EDIT: wanted to clarify the first sentence. When I say the sleep model doesn't apply, I don't mean there isn't a rest state. However, I don't know that anyone's ever really checked to see what kind of a rest state occurs, if it's by ganglia rather than all at once, etc...it would require a different concept since there's not much of a centralized system to shut off, and from what I've seen snails don't require all of their ganalia to function.
"That's not a snail...it's a water goat!"--In loving memory of Eatith
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Postby rpilla001 on Sat Sep 15, 2007 12:47 am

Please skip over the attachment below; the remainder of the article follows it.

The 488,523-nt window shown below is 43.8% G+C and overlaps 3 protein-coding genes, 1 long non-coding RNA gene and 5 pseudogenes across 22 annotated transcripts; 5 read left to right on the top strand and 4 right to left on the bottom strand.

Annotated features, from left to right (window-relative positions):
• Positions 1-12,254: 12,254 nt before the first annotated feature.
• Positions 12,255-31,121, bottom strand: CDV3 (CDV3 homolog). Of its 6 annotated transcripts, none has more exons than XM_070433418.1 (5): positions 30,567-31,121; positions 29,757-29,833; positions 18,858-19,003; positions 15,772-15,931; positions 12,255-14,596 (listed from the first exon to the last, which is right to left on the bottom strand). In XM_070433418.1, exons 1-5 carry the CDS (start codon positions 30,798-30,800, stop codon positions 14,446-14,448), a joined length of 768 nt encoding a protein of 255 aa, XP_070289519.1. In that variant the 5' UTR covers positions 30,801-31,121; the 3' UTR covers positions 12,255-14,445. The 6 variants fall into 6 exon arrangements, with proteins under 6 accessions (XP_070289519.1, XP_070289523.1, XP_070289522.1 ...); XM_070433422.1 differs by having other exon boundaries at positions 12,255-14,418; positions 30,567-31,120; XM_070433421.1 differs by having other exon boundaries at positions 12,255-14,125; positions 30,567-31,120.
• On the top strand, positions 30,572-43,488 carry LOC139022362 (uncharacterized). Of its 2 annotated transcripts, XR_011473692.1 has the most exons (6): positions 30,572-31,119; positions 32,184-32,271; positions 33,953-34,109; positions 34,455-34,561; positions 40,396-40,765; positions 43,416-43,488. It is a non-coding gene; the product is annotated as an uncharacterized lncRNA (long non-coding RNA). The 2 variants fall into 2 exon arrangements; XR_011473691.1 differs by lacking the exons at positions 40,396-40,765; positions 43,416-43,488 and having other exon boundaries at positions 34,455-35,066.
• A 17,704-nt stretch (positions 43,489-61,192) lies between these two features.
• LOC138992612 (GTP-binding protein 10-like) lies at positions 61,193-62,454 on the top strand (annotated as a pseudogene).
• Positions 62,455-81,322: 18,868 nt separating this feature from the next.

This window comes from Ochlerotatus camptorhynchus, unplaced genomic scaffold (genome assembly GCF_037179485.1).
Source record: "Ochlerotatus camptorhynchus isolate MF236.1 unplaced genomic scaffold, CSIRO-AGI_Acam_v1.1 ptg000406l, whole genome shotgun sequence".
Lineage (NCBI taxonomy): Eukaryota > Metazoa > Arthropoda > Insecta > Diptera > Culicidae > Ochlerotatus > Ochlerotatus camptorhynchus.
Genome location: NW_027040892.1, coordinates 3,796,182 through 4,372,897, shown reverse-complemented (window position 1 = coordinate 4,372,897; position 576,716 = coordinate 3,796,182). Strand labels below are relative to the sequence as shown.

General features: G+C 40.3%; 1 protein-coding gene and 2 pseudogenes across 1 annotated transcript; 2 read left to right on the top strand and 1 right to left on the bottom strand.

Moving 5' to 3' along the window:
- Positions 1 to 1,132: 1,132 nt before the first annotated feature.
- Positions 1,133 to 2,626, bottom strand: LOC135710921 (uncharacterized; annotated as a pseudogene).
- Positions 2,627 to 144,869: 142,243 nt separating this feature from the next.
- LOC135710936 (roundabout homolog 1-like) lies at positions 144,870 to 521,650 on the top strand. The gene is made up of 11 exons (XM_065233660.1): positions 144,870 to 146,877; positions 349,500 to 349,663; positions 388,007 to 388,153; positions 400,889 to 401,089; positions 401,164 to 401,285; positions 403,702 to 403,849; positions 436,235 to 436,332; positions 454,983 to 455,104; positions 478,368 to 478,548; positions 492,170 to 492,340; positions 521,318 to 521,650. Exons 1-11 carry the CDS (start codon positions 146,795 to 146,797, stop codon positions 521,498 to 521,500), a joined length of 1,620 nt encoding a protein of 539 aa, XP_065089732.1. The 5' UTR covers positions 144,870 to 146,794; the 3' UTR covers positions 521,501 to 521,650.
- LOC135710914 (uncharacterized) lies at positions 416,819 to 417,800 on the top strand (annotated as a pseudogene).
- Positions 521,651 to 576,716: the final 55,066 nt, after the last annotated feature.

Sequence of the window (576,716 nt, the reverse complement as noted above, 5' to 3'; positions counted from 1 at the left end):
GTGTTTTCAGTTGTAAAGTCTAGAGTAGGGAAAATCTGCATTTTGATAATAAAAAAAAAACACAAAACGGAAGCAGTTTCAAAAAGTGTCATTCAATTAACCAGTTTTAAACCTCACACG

I am proof positive that I do not need all of my ganglia to function!! As a matter of fact I think I am down to only 20% ganglia capacity as I type this.

I am trying to reach a state of enlightenment in which I can function free of all ganglia. The wise buddha say, "One who operates free of the binds of ganglia has indeed reach the nexis to enlightment."

I just like the word ganglia. I have not had a chance to use it since freshman highschool Bio.
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Postby Annie Anderson on Sat Sep 15, 2007 1:38 am

I need to give you my brother's email address Robert. He has been living with virtually no functioning brain cells for over 25 years. And he admits to this and is proud of it. Idiot. :wink: